section: Arts And Culture

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  • ARTS AND CULTURE

    Our mothers called us little fish

    • Chelsea Candy
    • 02 November 2017
    1 Comment

    You'd swear a dinghy was alive. Sometimes she was sluggish and moody, refusing to set, dragging me along a grey sea. Or she hurtled like a stallion, not caring if we won or if we went over, me hanging off the side by my ankle straps, not knowing where we would end.

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  • ARTS AND CULTURE

    Subversive pilgrimage in the shoes of St Anthony

    • Tim Kroenert
    • 01 November 2017
    1 Comment

    Fernando is an avatar for the 13th century saint. He is seen encamped on the bank of a river in the Portuguese wilderness, clad in a brown hoodie that emulates the robes of the Franciscan order of which Anthony was a member. The act of bird-watching evokes St Francis of Assisi, the order's founder (and the present Pope's namesake). But things get rather more surreal from there.

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  • ARTS AND CULTURE

    The gift of the shell and the empty box

    • Andrew Hamilton
    • 27 October 2017
    2 Comments

    Brenda Niall's biographies characteristically begin with simple and enigmatic stories, whose significance becomes clearer as the book develops. This exploration of her grandmother's life takes its point of departure in two of her possessions. The first is a wooden box made for Aggie Maguire by her brother as they sailed to Australia.

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  • ARTS AND CULTURE

    Stranger Things' trip through the mental illness Upside Down

    • Cassandra Golds
    • 27 October 2017
    2 Comments

    As the credits came up, my companion looked at me and said, 'Scary.' I turned from the screen and shook my head. My voice wouldn't quite come. 'Life,' I said. It was the character of Joyce Byers who most captivated me. I, too, have been so anxious that I forgot how I looked to other people.

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  • ARTS AND CULTURE

    Alienation and angst in the age of Instagram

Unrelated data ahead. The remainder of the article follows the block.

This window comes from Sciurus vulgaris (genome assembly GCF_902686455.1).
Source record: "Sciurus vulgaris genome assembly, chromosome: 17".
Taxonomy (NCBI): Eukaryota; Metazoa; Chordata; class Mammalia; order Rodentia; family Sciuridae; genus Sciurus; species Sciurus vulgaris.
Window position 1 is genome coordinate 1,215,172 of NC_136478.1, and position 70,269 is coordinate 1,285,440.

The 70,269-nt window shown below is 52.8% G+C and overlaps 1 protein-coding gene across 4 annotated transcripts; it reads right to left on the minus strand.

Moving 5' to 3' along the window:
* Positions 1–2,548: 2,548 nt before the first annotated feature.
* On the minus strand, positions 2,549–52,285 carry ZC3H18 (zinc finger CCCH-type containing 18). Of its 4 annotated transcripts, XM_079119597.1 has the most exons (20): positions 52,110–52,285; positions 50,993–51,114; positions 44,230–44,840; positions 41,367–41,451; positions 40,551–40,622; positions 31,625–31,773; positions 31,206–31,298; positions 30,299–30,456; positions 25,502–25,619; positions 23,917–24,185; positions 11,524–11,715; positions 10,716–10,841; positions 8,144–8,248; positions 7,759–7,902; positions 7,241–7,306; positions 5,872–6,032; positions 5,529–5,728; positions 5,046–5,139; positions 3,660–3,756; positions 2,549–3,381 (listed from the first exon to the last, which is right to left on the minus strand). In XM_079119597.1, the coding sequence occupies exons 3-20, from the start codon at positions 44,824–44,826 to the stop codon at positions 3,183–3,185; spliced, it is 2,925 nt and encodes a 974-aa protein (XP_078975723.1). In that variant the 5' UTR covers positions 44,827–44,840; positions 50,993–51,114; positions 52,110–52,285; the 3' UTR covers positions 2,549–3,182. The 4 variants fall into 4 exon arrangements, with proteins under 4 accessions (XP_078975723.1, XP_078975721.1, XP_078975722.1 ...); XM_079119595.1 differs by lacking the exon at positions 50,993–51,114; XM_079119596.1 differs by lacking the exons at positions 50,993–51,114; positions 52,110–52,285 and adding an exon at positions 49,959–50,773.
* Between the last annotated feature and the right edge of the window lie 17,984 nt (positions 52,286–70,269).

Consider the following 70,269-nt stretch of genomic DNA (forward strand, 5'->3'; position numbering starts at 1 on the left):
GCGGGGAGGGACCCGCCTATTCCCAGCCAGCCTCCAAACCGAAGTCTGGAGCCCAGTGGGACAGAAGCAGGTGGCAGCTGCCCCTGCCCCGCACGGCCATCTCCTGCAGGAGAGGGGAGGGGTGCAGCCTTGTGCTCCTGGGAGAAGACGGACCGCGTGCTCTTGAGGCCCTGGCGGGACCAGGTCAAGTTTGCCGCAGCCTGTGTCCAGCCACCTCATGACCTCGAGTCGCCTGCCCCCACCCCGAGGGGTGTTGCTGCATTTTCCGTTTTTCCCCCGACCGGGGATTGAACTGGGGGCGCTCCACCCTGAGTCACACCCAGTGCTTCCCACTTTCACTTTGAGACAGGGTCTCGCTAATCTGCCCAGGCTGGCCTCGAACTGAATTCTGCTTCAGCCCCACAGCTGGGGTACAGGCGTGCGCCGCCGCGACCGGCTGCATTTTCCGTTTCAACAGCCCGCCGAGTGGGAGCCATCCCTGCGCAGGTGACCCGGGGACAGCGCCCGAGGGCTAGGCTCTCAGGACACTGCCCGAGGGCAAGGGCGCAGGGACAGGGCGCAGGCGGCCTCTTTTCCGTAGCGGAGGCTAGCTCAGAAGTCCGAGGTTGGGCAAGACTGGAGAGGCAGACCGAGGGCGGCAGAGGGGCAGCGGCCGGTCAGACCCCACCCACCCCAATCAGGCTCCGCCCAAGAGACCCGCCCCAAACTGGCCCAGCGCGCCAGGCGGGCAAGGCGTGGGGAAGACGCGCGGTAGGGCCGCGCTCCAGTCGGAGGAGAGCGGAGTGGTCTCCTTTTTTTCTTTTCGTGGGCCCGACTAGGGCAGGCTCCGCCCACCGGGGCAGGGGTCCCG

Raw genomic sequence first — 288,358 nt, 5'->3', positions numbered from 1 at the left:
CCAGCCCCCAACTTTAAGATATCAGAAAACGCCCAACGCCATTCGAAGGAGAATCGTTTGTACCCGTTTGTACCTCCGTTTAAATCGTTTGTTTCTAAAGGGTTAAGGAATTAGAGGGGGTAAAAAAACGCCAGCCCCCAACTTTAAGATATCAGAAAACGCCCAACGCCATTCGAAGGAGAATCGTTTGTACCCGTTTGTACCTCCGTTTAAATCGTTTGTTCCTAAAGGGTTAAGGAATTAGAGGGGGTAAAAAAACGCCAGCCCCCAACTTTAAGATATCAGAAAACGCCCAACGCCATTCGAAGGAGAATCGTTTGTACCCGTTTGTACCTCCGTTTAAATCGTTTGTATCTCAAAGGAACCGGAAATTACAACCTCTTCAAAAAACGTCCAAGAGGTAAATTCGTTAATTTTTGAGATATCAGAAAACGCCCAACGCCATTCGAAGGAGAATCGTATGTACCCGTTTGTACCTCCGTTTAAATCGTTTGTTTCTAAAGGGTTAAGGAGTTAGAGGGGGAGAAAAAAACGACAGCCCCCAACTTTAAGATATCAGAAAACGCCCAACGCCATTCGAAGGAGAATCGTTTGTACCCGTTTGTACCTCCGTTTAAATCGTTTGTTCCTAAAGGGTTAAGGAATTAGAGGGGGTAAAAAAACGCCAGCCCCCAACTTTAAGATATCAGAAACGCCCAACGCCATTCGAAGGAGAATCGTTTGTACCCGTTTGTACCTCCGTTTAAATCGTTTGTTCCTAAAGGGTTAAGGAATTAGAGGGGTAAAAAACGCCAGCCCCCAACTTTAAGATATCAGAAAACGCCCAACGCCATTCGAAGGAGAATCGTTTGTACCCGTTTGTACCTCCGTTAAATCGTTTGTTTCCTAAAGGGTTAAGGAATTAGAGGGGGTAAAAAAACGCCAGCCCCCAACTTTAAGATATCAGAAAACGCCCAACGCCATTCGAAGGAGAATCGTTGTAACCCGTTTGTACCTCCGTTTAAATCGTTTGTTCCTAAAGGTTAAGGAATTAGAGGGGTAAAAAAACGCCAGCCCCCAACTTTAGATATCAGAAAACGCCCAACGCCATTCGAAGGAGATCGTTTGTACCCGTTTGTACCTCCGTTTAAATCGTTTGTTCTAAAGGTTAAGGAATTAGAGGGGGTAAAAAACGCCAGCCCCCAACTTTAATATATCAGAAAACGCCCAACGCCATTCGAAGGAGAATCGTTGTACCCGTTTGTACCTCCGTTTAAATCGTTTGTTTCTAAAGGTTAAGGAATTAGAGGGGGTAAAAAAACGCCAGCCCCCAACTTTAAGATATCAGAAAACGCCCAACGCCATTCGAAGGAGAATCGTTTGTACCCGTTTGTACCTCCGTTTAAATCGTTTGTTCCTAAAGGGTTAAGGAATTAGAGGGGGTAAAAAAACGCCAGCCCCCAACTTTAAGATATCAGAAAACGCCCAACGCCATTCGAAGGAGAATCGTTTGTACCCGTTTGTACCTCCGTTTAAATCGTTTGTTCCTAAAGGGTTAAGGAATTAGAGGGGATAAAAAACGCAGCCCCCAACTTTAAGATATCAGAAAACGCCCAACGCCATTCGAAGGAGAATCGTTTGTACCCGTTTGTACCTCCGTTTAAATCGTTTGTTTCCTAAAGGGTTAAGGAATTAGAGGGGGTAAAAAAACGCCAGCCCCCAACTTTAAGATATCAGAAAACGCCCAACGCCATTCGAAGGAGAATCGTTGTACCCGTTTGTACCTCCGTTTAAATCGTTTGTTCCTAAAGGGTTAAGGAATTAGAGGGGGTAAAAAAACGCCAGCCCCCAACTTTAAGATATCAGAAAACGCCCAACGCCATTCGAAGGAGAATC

• Tim Kroenert
    • 25 October 2017
    1 Comment

    On the face of it, it's a cautionary tale against relying on social media as a source of relationships and self-identity. That's a fairly retrograde take-home though, and the film is actually more than that; it's an exploration of loneliness and isolation that is universal despite a context that is very much of this moment.

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  • ARTS AND CULTURE

    Television, radio, pancakes and God

    • Isabella Fels
    • 24 October 2017
    1 Comment

    Looking at this television certainly gives me a view of life.

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  • ARTS AND CULTURE

    Lament for the powerless

    • John Cranmer
    • 16 October 2017
    1 Comment

    Born into a world that knows how to hate, that holds sweet vendetta through the generations, relying on the local functionaries of a faraway Shah, to maintain a semblance of festering order, but never heart-reconciliation ...

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  • ARTS AND CULTURE

    Existentialism and sexism in Blade Runner's future

    • Tim Kroenert
    • 11 October 2017
    3 Comments

    So considerable are its strengths that Blade Runner 2049 is a future classic, to be discussed and dissected for decades. That it will become so while blithely reinforcing the primacy of the white male gaze in popular culture is to be regretted.

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  • ARTS AND CULTURE

    The joys and terrors of a mum left home alone

    • Jen Vuk
    • 10 October 2017
    2 Comments

    On the day of their departure I covered their faces with kisses. A dark cloud seemed to settle. For the last ten years I'd been a mother. What was I without them? My first impulse was to get busy filling my social calendar. But something stopped me. Somehow I knew I was just trying to stave off the inevitable: having to spend time with myself.

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  • ARTS AND CULTURE

    A few crumbs from a table of plenty

    • B. N. Oakman
    • 09 October 2017
    2 Comments

    He's not difficult to find. Black men stand out in rich barrios. He'll be standing outside the supermarket, smiling, a self-appointed doorman selling a magazine nobody buys. His name is Samuel. He's from Ghana. His father is dead. He sends what money he can to his mother. He has no papers and no work because he has no papers. Madrilenos offer small change after shopping.

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  • ARTS AND CULTURE

    My Telstra Catch-22

    • Brian Matthews
    • 06 October 2017
    5 Comments

    'I am being charged for items I did not buy and have never heard of. The cost of these 'purchases' was added to my normal Telstra phone bill. When I protested, Telstra said it was not involved, it simply administered the charges ... Entirely innocent from the start, I lose - no matter what happens.' On 23 August I wrote these words to Telstra for reasons that will soon become apparent.

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  • ARTS AND CULTURE

    Ghosts of letters past

    • Gillian Bouras
    • 03 October 2017
    4 Comments

    Conscientious friends have recently sent me bundles of the letters I wrote them decades before. I found myself strangely reluctant to look at them, or even loose the letters from their envelopes. The longer I procrastinated, the more I asked myself why I was doing so, and concluded that memory is another form of haunting: those letters are home to ghosts.

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